The grapes come primarily from Valentin Bianchi's Doña Elsa Estate situated in Rama Caíida, San Rafael, Mendoza, around 2,493 feet above sea level. One of the coolest areas in San Rafael, the soil in Rama Caída is of sandy calcareous composition andalluvial origins. Picked by hand, the grapes are crushed, fermentedat controlled temperatures in stainless steel tanks. There is minimal oak aging(no more than six months)in an effort to keep fruit fresh, lively and prominent.
The classic Malbec aromas of ripe plum and violets are evident in the nose, with hints of vanilla. The beauty of the Malbec in Argentina is its ability to combine a rich, weighty mouth feel with a soft silkiness normally associated with lighter wines. Elsa Malbec takes the promise of the nose through the palate, with pleasing fruit that mimics the aroma. The soft, supple palate leads to a lingering finish. 100% Malbec
Elsa Malbec is the perfect accompaniment to a wide range of foods, such as pasta, flavorful fish, pork and beef.
Elsa Bianchi Winery
Elsa Bianchi was founded by Bodega Valentin Bianchi. Bodega Valentin Bianchi is one of the oldest and most important wineries in South America. It is a symbol of tradition, nobility and quality in Argentine wines. Started in 1928 by Don Valentin Bianchi, they have won world attention and acclaim since 1934 starting with the "Maximum Quality" honor in Mendoza. On August 12, 1968, Don Valentin Bianchi passed away. However, the tradition that he firmly established continues to live on in his successors.
Today, Valentin Eduardo Bianchi and Ricardo Stradella Bianchi have brought the winery into the modern era. Valentin is the President of the winery while Ricardo is the Chief Financial Officer. Recently, they enlisted the aid of California winemaker, Robert Pepi. He has helped them refine some of their techniques and the new wines show the style that this new breed of management exemplifies. Pepi believes that Malbec and Cabernet Sauvignon are the future of this winery.
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Now fifth in the world for wine production, Argentina is catching up in the quality wine sector. A long time wine producer, Argentina used to make wine in order to drink it, not export it. And so the wines produced were quaffable and rustic and made for the local's everyday dinner. Yet it's hard not to get caught up in the wine market of the world and some winemakers decided it was time for Argentina to show their stuff. Better winemaking technology was brought in, new winemaking techniques were learned and good viticulture practices flourished. The result? World-class wines with unique style and variety.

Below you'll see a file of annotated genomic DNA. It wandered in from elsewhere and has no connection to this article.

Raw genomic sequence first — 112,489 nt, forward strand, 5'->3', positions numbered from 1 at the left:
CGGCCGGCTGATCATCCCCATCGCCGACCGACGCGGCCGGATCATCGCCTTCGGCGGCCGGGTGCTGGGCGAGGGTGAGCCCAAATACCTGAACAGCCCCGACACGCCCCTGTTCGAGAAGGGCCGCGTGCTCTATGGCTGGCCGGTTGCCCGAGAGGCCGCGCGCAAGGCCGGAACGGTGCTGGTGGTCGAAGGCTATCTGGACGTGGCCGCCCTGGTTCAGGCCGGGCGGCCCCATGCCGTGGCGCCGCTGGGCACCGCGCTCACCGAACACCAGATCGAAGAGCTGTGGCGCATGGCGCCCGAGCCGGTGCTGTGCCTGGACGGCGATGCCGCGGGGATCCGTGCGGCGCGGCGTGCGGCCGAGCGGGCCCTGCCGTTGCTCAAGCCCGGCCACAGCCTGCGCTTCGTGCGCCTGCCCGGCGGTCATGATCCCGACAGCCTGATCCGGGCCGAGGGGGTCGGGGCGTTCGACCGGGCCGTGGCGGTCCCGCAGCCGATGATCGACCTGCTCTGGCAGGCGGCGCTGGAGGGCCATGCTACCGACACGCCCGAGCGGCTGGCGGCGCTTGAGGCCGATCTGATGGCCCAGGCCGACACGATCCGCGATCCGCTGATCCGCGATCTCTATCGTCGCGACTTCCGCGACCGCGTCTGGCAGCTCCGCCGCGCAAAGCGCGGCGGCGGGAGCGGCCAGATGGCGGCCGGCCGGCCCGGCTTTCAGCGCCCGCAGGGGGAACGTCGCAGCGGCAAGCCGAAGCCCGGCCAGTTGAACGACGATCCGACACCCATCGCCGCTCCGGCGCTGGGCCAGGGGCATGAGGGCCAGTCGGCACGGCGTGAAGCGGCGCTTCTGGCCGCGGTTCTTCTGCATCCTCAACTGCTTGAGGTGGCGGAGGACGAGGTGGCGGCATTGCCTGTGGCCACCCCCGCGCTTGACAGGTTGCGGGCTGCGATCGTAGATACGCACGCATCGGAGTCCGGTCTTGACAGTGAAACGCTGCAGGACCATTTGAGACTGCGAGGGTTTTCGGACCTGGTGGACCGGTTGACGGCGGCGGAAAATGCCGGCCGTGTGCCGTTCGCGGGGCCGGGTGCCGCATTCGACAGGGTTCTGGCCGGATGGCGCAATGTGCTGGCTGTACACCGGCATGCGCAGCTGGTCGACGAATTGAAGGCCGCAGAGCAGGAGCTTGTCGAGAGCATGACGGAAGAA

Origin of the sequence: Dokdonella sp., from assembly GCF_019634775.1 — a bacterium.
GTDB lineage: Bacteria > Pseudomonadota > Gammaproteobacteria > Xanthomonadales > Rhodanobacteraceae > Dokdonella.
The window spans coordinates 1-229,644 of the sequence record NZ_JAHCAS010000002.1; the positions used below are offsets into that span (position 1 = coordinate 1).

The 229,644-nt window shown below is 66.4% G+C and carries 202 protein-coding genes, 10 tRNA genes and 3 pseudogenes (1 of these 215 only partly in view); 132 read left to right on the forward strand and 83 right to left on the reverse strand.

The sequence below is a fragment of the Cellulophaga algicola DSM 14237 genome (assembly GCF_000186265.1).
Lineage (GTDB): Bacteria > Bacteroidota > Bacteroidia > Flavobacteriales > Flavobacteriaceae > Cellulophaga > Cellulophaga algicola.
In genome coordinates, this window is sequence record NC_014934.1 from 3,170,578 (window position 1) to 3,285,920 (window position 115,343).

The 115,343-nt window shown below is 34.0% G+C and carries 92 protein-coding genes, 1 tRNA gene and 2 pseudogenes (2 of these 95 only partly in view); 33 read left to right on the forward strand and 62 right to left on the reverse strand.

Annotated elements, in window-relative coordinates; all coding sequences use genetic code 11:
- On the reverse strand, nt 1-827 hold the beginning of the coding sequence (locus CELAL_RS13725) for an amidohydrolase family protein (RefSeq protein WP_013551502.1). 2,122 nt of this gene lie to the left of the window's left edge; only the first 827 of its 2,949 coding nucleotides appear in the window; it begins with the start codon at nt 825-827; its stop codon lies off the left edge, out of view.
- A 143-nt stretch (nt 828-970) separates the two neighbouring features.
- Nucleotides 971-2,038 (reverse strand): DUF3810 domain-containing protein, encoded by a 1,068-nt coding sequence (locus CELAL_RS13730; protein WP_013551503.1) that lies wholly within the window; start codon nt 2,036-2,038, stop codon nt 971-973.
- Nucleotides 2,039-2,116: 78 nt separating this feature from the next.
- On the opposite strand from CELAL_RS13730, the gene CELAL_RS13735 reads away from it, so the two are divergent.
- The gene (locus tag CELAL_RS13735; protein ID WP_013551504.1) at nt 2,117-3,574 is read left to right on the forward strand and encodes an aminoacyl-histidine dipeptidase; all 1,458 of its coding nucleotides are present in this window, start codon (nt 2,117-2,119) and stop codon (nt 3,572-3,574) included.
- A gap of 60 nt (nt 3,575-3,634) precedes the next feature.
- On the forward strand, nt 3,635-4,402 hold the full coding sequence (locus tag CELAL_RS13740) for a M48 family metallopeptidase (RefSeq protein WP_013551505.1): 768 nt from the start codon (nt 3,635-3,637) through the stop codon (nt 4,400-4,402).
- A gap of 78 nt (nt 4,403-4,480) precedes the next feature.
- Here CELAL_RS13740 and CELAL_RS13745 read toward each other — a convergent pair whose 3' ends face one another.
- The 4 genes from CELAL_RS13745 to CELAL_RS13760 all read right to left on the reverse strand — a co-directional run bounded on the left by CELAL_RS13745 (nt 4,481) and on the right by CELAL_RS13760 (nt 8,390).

Unlike its Chilean neighbor, Argentina's vineyards are spread out around the country. The best known region is Mendoza, almost parallel to Santiago to the west. Mendoza contains the sub-regions of Maipu (pronounced MY-pu) and San Rafael. Grape-wise, the most important white is Chardonnay, making wine similar to California's style on the variety. Another fun white grape to try is Torrontes. Almost only grown in Argentina, Torrontes makes wines that are crisp, aromatic and easy-drinking. Some of the best versions of this wine come from the northern region of Salta, with very high altitude vineyards. As for the reds, Cabernet Sauvignon is the main grape for many wines leaving the country, but Malbec, the grape Argentinians like to call their own, makes very distinctive wines that are structured, dense and velvety. Many more varieties happily grow in the country, but for export, and consistent quality, these are the primary grapes.
Young, organically farmed Carmenère at Chile's De Martino estate vineyard
Chile & Argentina are the regions producing the most wine coming out of the continent. The wines from this area are good value with a distinctive taste. They create new world wines with old world character.
Most wine ranges from 10-16% alcohol by volume. Some varietals tend to have higher (for example Zinfandel and Cabernet Sauvignon) or lower alcohol levels (Pinot Noir and many white varietals), but there is always some variation from producer to producer. Some wine falls outside of this range, for instance Port weighs in closer to 20%, while Muscat and Riesling are usually a bit below 10%.
Wine Style Guide
Light & Crisp
Light to medium bodied wines that are high in acid and light to medium fruit. Typically no oak.
Fruity & Smooth
Light to medium bodied wines with lots of juicy fruit, typically medium acid and medium oak.
Rich & Creamy
Full bodied wines that have typically undergone malo-lactic fermentation and/or spent time in oak.